Acclaimed writer Bill Bennett unearths a new satisfyingly dark and entertaining series in ‘Palace of Fires’. The debut novel in the series–‘Initiate’–follows the story of Lily Lennox, a teenage girl living with her single mother on a farm on the outskirts of San Francisco, California. Lily’s seemingly normal and idyllic life, however, is thrown into complete disarray when she comes into contact with a trio of dark, menacing, shape-shifting witches with a very malicious agenda–to capture both her and her mother as offerings for a Satanic ritual performed by their magical organisation known as Baphomet. This encounter then thrusts Lily into a world of witch huntings, murder and danger as she tries to relocate her missing mother, all the while unearthing truths about her family’s unpaid magical debts, her mother’s origins and life story, and–most importantly–how she plays into the prevention of the demolition of her family’s heritage and her future as an inducted ‘white witch’.
This novel was an absolutely satisfying and eerie read from beginning to end. As an unwavering fanatic for horror literature and films–from ‘Carrie’ and ‘It’ to ‘Get Out’ and ‘The Conjuring’–I am always sceptical of an author’s appeal towards horror. I will say with no doubt that horror is a genre that is incredibly difficult to write, convey and to master, and it is very rare for a writer to hit every curve ball on their debut novels, especially when compartmentalising them into a genre that is certainly not quite as prolific as others in comparison. However, I can say that ‘Initiate’ did not fall flat on any terms whatsoever: the pacing felt solid, the characters were both believable and balanced, and Bennett aptly managed to traverse the precipitous horror-literature tightrope between gore that is too-intense and fearfulness that feels insipid and washed-out. Throughout the novel, I sensed a very deep connection between the words on the page and the visual image in my mind, without any specific roadblocks between the thoroughfares. Bennett manages to ground ‘Initiate’ in a world that mimics our own–especially in the novel’s first few chapters, in which Lily and her mother visit a farmer’s market not dissimilar to the monthly farmer’s market in Kyneton’s St. Paul’s Park. But where the magic that lies in horror really comes into fruition is when the reader feels like their events could be happening right out their front door, in the next street across, right beneath them without their knowledge. At the crux of it, this is what–in my opinion–makes horror such a masterful genre, and Bennett perfectly manages to cement ‘Initiate’ into the simultaneous categories of ‘believably grounded and realistic’ and ‘whimsical, magical and enigmatic’, all while maintaining a seamless weaving of writing, dialogue and pacing.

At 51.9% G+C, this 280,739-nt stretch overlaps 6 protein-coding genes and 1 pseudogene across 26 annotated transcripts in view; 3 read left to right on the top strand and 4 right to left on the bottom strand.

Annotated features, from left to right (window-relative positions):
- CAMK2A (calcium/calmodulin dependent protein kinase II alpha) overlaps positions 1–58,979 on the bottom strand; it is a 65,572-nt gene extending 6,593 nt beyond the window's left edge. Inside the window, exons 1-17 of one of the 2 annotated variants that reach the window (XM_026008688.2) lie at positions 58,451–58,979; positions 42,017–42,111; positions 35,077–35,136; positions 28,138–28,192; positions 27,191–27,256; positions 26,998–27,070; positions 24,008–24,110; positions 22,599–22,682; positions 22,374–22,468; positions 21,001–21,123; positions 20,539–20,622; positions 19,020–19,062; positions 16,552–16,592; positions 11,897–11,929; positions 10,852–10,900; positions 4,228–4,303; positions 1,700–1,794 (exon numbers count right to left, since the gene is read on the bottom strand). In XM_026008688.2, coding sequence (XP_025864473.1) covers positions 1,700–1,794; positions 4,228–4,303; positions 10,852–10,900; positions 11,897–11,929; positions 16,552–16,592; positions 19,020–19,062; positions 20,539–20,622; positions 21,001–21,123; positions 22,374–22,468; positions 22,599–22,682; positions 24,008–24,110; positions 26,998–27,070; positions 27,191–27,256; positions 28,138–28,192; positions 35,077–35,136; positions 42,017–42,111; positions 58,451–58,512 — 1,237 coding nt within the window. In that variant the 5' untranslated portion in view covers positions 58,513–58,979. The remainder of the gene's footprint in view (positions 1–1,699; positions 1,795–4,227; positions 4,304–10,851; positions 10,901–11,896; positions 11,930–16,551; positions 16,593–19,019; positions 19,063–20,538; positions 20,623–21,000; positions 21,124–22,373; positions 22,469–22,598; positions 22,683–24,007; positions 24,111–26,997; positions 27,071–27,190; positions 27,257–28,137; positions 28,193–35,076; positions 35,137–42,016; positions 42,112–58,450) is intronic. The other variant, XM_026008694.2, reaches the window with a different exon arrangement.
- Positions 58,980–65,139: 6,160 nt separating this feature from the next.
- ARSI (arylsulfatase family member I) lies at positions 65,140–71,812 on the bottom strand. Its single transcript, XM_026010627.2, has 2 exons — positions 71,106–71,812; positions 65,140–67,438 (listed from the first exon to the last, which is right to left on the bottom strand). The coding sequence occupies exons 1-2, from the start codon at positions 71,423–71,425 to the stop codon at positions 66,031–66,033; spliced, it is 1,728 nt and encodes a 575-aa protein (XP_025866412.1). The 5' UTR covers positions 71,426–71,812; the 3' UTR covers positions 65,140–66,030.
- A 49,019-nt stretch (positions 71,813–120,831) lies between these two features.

I also really commend Bennett on his plot structure in ‘Initiate’. When analysing the blurb before purchasing this novel, I noted about how the blurb gave meagre information about the plot, offering just enough to sate a book-buyer’s compulsive literary spending and tip them over into making their way to the counter. However, the one thing that I will say for Bennett’s writing is how he cleverly wove in other subplots and character arcs, while never truly shying away from the central elements and themes. Sometimes, when a writer tries too hard to introduce too many side stories into their work, it only makes the plot more convoluted as a whole, and what may seem like a way to offer more plot and information to go off in later novels may simply end up being overcrowded, polluting the reader from focusing on the essential parts of the story. Bennett was able to cleverly deflect from this common mistake made by debut authors by managing to intertwine all the characters into one central goal–to find Lily and to complete the task of the magical organisation. Even though all of the characters in the novel have different motives and agendas, they all end up on the same trajectory; this manages to keep the story from overindulging in too many side stories, and instead reins in the recurring cast members to ensure their focus remains unanimous, allowing for more divergences of purpose as the novels in the series continue to be written.
Ultimately, this novel was a deeply satisfying tale, incorporating old and new tropes to convey a solid story with plenty of fuel for sequels. The novel ended with a cliffhanger, ensuring that readers stay enticed into purchasing the sophomore book of the series (‘Unholy’ is its title; look for it on shelves where books are sold), but while also ensuring that some things are wrapped up nicely. I cannot wait to continue this series, and recommend the novel for those who enjoy a combination of fantasy, horror and adventure, served up with enough wit and wonder to excite readers and keep them on their toes.